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Olympics, Sport

Olympic tickets: It’s the winning that counts

The Olympic ticketing process for London 2012 has inspired a new interpretation of the meaning of the rings. (Photo by JL08 on Flickr)

By Mike Talbot

It’s not the winning that counts, it’s the taking part. Actually that’s not the Olympic motto, which is rather boringly “Swifter, Higher, Stronger”. Nevertheless, as soon as Jacques Rogge said “Lon-don” almost six years ago, I’m sure people all over Britain thought “Great – I’ll be there”. I certainly did.

Of course, I meant “taking part” in the loosest possible sense. I am, surprisingly perhaps, some way off the Olympic qualifying standard in all 302 events and 26 sports lined up for next summer’s games (although my reverse spin backhand serve might cause a moment’s confusion in the ping pong).

No, my participation was to be purely as a spectator. I wasn’t even that bothered what I watched, but I wanted to be there in person. If you’re watching on the telly, it doesn’t make much difference whether the games are in London or Los Angeles.

So I signed up on the official ticketing website months ago, which was enough to guarantee a steady stream of unhelpful e-mails. No matter, surely it would also guarantee some tickets?

Eventually, amid great fanfare, the starting gun was fired on the ballot and several million of us headed into the first bend quietly confident that a strategic application would result in a place on the crowded podium.

The first time I went through the list of events, I deliberately chose several of the less obvious (mountain biking, boxing, and, er, beach volleyball). And I deliberately chose the more expensive ticket bands.

Then I realised that if I got all of them, or even some of them, it would set me back several thousand pounds. Focus, focus… and a scaled down application for tickets at odd times, in odd venues, watching odd sports. It was bound to work.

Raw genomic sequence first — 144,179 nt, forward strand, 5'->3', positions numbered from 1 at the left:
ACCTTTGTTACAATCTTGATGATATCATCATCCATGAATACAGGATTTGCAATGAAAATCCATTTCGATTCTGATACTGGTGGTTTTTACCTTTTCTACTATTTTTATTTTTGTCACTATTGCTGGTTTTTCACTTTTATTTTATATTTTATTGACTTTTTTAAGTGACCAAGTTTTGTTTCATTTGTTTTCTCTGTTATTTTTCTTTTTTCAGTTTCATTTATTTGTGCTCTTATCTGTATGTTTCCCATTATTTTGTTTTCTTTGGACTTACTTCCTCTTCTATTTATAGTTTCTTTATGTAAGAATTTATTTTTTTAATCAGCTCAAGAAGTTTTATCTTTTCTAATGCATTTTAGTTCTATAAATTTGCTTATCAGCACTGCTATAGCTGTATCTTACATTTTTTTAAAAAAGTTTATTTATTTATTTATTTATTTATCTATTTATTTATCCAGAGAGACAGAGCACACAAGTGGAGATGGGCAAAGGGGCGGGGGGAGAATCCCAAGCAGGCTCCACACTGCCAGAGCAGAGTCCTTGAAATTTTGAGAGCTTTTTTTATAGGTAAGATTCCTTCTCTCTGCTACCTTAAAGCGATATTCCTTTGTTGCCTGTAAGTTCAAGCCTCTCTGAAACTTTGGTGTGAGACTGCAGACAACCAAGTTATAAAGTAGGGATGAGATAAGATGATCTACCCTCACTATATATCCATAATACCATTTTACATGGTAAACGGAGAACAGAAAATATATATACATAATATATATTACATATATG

The ballot closed and we were told that money – no idea how much or when – would mysteriously disappear from our accounts and then a few weeks later we’d discover what tickets we’d got. The whole process was shrouded in mystery but it would all be worthwhile when the tickets came through.

I’ve never checked my bank balance so often. I kept topping it up in case I got all the tickets I’d applied for. And almost immediately, nothing happened. A few days later, nothing happened again. Appeals went out from the media asking if anyone had had money taken from their account. Someone rang BBC Radio 5 Live to say their mate knew someone in Prestatyn whose brother-in-law was missing £500 from his bank account but it might have been a Nigerian scam.

It eventually emerged that 1.9 million people tried to get tickets – and 1.2 million failed. Never mind, said Lord Coe, there are still 1.7 million tickets available – for football matches.

Now I love football. In fact I have a season ticket for a Premier League club. But let’s be honest, when London won the Olympics, was my first thought “oh great, I can go to a footie match”?

Pub trivia experts will tell you the five Olympic rings represent the continents. They’re wrong.

The rings reflect the emotional journey of an Olympic ticket hopeful:

  • blue for the colourful language on discovering you have to have a Visa card to apply in the first place;
  • black for the colour your bank account stays as the allocated funds stay put;
  • red for anger as you realise you’ve got no tickets at all;
  • green for envy when your best mate gets a pair for the 1500 metres final and,
  • yellow for the jaundiced view of the entire process.

But wait! There’s going to be a first come, first served penalty shootout for all of us who fell at the first hurdle. A kind of reject repechage (that’s enough sporting mixed metaphors – Ed). All you have to do is get up at 5:45am and spend an hour or two hurling abuse at the “Sorry, your application cannot be processed at this time” message and – hey presto! You’ve spent £400 on tickets to the basketball and, er, beach volleyball.

It’s not the taking part that counts, it’s the winning.

Mike Talbot is the editor of Wales This Week.


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